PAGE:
Accident Report Project.docx - 1 Running Head AIRCRAFT...

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1 Running Head: AIRCRAFT ACCIDENT REPORT Aircraft Accident Report Muhammad Qamarul Anwar Embry-Riddle Aeronautical University
2 Running Head: AIRCRAFT ACCIDENT REPORT Abstract This paper will examine the findings and processes of an accident investigation on Zonk Air Charters, N517RL, Piper PA-31. On 7 November 2010, the aircraft crashed into a 100-foot communications tower. As a result, it collapsed and drags itself through the ground before it came to a halt and catch fire. A total of 5 people were killed from the accident of which, four of them are passengers and a chartered pilot. Evidence such as the cockpit and the cabin being crushed, indicating that this was a non-survivable accident. Subsequently, NTSB has deployed a "Go Team" to investigate the accident. The team consists of Jake Dillion, the Investigator in Charge (IIC) from NTSB. Alongside him are Shawn Bair, an engine representative, and Dawn Smith, an airframe representative. All of them are experts in their field. The findings of the investigation will be presented in parts and at the end of the paper, including probable causes and recommendations. Keywords: Zonk Air, NTSB, FAA, Human Error, SHELL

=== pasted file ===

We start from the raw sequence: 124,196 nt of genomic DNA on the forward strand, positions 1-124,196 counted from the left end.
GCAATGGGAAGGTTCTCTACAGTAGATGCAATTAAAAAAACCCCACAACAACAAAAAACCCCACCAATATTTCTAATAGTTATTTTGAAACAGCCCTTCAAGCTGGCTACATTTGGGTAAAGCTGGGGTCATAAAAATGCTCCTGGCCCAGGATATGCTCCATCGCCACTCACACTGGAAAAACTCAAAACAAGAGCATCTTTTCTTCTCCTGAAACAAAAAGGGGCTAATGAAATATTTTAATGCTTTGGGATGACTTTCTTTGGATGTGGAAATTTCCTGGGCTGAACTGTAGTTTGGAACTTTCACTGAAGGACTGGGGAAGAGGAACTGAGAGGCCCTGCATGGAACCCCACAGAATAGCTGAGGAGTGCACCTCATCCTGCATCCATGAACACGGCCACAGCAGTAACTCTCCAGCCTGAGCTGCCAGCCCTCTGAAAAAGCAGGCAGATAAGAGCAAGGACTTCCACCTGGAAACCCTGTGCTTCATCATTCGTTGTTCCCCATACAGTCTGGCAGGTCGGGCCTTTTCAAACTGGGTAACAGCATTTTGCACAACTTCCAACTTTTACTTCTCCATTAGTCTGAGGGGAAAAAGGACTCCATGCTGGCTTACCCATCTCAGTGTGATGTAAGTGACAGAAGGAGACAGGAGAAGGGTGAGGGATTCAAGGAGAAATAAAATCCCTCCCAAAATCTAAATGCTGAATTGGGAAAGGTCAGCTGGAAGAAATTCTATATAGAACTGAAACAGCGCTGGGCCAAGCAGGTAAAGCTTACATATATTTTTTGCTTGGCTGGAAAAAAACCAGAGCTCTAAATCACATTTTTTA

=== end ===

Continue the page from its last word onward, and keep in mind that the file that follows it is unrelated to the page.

3 Running Head: AIRCRAFT ACCIDENT REPORT Aircraft Accident Report Brief history of Flight On 7 November 2010, a 1980 Piper PA-31-310 twin-engine turboprop operated by Zonk Air Charters crashed after departing from Tahoe Airport (KTVL) at dusk. The aircraft registration number for the aircraft was N517RL and the purpose of the flight was to take the passengers up for sunset photos. According to the flight manual, the flight was supposedly within 20 miles of the airport with a return to the same airport or with an option to continue to Burbank, CA. The flight departed under Visual Flight Rules (VFR) and Visual Meteorological Conditions (VMC). There were 4 passengers and a chartered pilot on the flight. Just 5 miles from where the aircraft took off, it was seen in a steep left "rolling like" bank with trailing smoke. Subsequently, the aircraft wing collided with the top of a 100-foot communications tower and crashed. The plane dragged through the ground and came to rest 50 feet from the point of impact. There were no survivors. On-Scene Actions (Scene Management Procedures) The National Transportation Safety Board (NTSB) is the agency responsible for investigating all U.S. Civil aircraft accidents and determine the probable cause. (Lawin, 2014). The head investigator, Jake Dillion from NTSB and parties of the investigation, Shawn Bair and Dawn Smith, have followed standard NTSB investigation procedures stated in Part 830 in title 49, Code of Federal Regulations (CFR) (Lawin, 2014). They are responsible for fact-finding and uncovering evidence on the ground. Command Post, Bio-Hazard Suits, Security Teams, and Communications are set up to facilitate the investigations. Besides collecting evidence such as burnt samples or photographic evidence, NTSB has liaised with the respective authorities related to the accident (BHAG Trial Lawyers, 2018). This includes the police county or federal departments to cordon the crash site and places of impact to

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